When my dad came home from work at night, his first stop was the dresser in the master bedroom. He would empty his pockets of everything that he had been carrying all day. You would hear the jingle and tinkle of change falling into a large gallon jar that sat on the floor next to the dresser.
Dad never spent any of his change, always giving the cashier a bill so he could get more dimes, nickels, quarters and fifty-cent pieces. This change would quickly accumulate and when the jar became full he would take it to the bank and they would give him bills in exchange.
The bills were then put in the dresser drawer and the process would start all over again. When vacation time rolled around at the end of the school year, he always had enough money to take the whole family on at least a week and sometimes a two-week vacation somewhere.
Once the location was picked, we could hardly wait to pile into the station wagon and head out of town. I was always so excited to leave our small town for a short time that I couldn’t sleep the night before, but it was just as well, because dad liked to get an early start on the vacation.
Early to dad was 4:00 AM and we were to be ready to pull out of the drive at that time. I always felt like a bandit sneaking out of town in the middle of the night when we would leave at that time, because no one else was up. We would be the only car on the streets.
Once we were on the way, I could sleep because it was still too dark to see anything, and everything for at least 4 hours in any direction was familiar territory anyway. About 8:00 AM he would stop somewhere for breakfast.
Breakfast out was a real treat, because we never had the chance to eat out growing up in a small town. There was a small restaurant in the town, but it was only the parents that went out to eat.
Dad always looked for a pancake house for breakfast, and we knew exactly what he would order once we were inside. He would immediately order a cup of coffee and while we decided on what we were going to order, he fixed his coffee.
It was quite a procedure to get his coffee ready to drink. He first added 2-3 heaping teaspoons of sugar, and then enough real cream to make it almost a tan color, and would then start to stir.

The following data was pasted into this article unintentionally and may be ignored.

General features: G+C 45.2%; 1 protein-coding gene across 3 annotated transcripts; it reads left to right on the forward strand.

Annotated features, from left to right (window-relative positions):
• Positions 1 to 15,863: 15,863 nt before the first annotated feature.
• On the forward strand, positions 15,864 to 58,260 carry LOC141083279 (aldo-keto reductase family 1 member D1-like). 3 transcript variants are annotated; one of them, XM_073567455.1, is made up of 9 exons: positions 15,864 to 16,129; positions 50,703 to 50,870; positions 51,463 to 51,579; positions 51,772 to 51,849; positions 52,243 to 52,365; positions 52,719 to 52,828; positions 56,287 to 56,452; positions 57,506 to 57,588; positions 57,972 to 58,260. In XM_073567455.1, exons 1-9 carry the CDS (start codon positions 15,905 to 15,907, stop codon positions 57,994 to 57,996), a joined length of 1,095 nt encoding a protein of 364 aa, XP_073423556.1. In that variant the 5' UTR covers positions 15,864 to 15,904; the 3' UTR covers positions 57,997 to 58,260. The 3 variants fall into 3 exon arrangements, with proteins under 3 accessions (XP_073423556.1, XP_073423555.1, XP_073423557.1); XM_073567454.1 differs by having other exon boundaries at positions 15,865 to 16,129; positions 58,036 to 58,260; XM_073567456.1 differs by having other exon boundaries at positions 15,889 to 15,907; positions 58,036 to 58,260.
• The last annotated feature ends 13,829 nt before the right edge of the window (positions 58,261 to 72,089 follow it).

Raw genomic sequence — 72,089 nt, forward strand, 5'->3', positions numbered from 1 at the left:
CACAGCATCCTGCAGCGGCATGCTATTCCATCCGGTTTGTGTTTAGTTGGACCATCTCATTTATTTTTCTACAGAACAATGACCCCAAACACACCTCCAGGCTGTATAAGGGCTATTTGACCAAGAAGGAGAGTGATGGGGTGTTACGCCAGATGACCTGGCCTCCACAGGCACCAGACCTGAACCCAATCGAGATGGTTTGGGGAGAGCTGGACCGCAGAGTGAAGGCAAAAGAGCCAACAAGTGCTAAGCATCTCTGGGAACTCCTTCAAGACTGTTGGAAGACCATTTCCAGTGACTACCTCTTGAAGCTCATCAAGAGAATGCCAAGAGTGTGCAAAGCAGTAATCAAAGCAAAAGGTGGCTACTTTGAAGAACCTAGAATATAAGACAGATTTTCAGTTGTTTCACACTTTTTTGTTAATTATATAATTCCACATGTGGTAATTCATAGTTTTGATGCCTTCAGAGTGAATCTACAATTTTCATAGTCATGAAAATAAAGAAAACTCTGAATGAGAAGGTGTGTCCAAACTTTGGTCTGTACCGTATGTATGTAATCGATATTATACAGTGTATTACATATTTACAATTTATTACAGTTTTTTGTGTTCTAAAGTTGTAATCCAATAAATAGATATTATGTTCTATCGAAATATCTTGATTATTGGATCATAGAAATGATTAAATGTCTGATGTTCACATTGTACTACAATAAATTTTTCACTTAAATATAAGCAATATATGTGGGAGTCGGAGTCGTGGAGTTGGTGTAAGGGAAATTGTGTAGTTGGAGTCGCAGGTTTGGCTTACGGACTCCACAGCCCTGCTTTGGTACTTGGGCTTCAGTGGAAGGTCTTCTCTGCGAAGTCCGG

I can still remember the scraping sound of him stirring his coffee. It was six circles in one direction, with the spoon never leaving the bottom or the sides of the cup, and then reversed to stir it in the other direction.
He went through this routine at least three times. Then once it was stirred enough it was raised by teaspoonfuls and dribbled back into the cup till it had cooled down sufficiently for him to drink. It was more like coffee flavored syrup than coffee, but that is the way he liked it.
The waitress would come back and he would always order the same thing, the waffles supreme. They were piled high with strawberries and topped with real whipped cream. When they were placed in front of him, he would put a few pats of butter in between the waffles and one or two on top of the whipped cream and then pour maple syrup over the top of all that. I could never understand how a man who was only 5’ 9” never weighed more than 135 pounds soaking wet, when he ate like that.
After breakfast we were on the road again. We would take out our Road Bingo and start to play. Because the first one to see the object was the one that got to use it on their card, the fight started very quickly. When dad had heard enough he would warn once and then reach back over the front seat to backhand the perpetrator.
I always tried to sit behind dad, because he couldn’t reach me there, but he could reach the one in the middle or behind mom if he chose to. If he couldn’t reach the one he wanted, he would stop the car and get you out in the road and paddle you.
It only took one time of getting a whipping in the middle of the highway with cars zipping by to make you tow the line in the car. Well………we always had to try our luck, but all he had to do was hit the brakes and make the nose of the car take a dive toward the pavement, and all was quiet in the back seat. Well, for a little while anyway.
Dad always drove to get where he was going and sight seeing was not usually on his agenda. We had to start nagging him in advance to get him to stop somewhere to see something. Mom told the story about them going to California, and she wanted to see the Painted Desert. As they whizzed through it, probably at 80 miles and hour, he said “there’s the Painted Desert ……………..did you see it”?
We had three favorite spots to vacation. The first was Colorado Springs, Colorado, and we did lots of site seeing there. We stayed in a lodge that catered to families and we visited the zoos, rode horses through the Garden of the Gods, went up Pikes Peak, into the Cave of the Winds and always miniature golf and go-carts.
The second was Bella Vista, Arkansas. Bella Vista Resort was just a little sleepy vacation spot outside of the small town of Bentonville. It had a swimming pool, a large restaurant with a skating rink above, miniature golf and a riding stable. We would stay there for about a week and not have to leave the resort; it had everything we needed.
The third was Duluth, Minnesota and we could make it there in a day of hard driving. I don’t know to this day, if there is anything of interest to see between here and there. Daddy drove to arrive for supper with his army buddy and wife and their 10 kids.
It was amazing how far we could go and how much fun we could have on dad’s loose change that was dropped into the gallon jar by the dresser every night. To email Sandy: email@example.com